Shortened Work Week Proposed in California

California has proposed shortening the work week for companies with 500 employees or more. If the new bill passes, the work week will cut to 32 hours instead of 40 hours. Workers would receive time-and-a-half if they work more than 32 hours in a week, as well as double their original wages if they work more than 12 hours a day, or more than 7 days a week. If put into effect, hourly wages could raise by 25%.

Shortened Work Week Benefits

The shortened work week aims to create a work-life balance, which many are seeking after the pandemic. A four-day work week would help employees maintain good mental, physical, and emotional health. As the current labor shortage continues, workers demand a better balance between personal and work-life. There are currently several companies that have begun implementing a shortened work week.

On the other hand, the proposal was deemed a “job killer” by the California Chamber of Commerce. They believe it will cost companies more money as well as lead to a decrease in available jobs. However, the bill would simply shorten the work week by regulating overtime pay.

Work-Life Balance

In the House, progressive democrats have already proposed a similar bill. For non-exempt employees under the Fair Labor Standards Act, the maximum limit for overtime pay to kick in would lower under the proposed bill. Representative Mark Takano states that after the pandemic, we should not go back to standard working conditions similar to before the pandemic. He states that even before the pandemic, “normal wasn’t working”.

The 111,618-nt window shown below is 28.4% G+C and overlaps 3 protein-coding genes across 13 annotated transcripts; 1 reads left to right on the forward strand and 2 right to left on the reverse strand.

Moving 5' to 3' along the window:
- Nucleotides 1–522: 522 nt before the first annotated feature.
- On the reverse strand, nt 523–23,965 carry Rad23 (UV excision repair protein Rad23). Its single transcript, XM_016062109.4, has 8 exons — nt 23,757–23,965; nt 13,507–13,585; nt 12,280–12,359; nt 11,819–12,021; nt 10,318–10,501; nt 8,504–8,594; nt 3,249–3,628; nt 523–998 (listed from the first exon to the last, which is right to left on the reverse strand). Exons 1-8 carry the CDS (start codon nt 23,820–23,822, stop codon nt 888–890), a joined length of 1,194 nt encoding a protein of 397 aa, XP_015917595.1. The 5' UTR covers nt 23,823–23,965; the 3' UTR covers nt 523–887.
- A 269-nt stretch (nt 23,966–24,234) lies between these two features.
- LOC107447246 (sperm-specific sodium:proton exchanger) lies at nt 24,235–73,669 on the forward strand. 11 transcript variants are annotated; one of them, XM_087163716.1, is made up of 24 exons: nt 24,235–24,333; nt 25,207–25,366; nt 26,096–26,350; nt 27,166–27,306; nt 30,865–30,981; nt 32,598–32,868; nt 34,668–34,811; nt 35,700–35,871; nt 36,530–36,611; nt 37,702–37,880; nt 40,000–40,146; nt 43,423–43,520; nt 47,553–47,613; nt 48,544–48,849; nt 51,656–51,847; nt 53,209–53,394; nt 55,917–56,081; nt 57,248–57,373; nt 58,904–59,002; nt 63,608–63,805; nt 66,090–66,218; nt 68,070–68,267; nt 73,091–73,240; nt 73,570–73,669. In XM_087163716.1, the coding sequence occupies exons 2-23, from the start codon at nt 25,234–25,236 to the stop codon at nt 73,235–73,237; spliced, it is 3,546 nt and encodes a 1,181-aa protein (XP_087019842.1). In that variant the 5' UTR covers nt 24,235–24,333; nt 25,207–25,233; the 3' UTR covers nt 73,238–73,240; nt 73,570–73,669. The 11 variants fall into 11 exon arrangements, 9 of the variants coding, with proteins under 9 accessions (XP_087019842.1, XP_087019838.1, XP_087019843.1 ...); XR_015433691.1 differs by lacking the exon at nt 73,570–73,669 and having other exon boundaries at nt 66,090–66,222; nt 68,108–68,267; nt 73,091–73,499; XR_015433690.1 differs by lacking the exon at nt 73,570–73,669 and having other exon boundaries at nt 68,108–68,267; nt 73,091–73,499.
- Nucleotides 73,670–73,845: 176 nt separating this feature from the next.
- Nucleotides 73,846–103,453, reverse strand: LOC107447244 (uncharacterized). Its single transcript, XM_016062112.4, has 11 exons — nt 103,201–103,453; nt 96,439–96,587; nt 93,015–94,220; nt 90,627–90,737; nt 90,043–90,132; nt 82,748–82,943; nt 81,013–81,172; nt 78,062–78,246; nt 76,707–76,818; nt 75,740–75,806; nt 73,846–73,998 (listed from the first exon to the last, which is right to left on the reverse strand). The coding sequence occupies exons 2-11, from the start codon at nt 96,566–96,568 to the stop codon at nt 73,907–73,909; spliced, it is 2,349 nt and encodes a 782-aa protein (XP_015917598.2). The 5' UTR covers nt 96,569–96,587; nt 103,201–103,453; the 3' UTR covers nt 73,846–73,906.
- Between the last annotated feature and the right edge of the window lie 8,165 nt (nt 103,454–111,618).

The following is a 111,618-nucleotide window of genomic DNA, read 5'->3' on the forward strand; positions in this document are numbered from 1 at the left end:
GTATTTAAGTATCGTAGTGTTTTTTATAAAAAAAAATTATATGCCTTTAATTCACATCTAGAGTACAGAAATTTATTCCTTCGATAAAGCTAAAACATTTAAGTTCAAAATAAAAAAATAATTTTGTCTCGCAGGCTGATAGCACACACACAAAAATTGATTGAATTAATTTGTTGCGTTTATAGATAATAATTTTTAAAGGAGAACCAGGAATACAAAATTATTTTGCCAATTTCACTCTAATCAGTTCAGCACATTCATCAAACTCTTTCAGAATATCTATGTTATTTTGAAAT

Before the pandemic, many became consumed with work. They spent less time with loved ones and it took a toll on the overall health of many workers. This new shortened work week would help workers prioritize other areas of their life. Workers’ health and well-being should be put first and work-life balance should be prioritized.

Implications of Shortened Work Week

Many unions have already expressed support of the bill. The bill should also minimize unemployment, a growing problem throughout the pandemic. On the other hand, many companies have expressed disinterest. Due to the labor shortage, some companies would need to hire new employees to keep up with a shortened work week. Many also believe the bill would lead to an involuntary cut in hours. This poses a problem for struggling workers as some companies may not want to pay overtime costs under the bill.

Although a study in New Zealand has shown a shortened work week increases productivity, companies are still resisting the idea. Several companies have implemented a shortened work week and have already returned to their original schedule. Companies expressed that they failed to keep up with competitors, work ethic was down, and workers surprisingly faced more stress in the work place. Overall, the proposition of a shortened work week aims to create work-life balance, but many believe it will have an opposite effect.

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Daily Mail (2022 April, 12). California proposes four-day work week for companies with more than 500 employees which would force first to pay overtime to anyone working more than 32 hours per week. Retrieved from: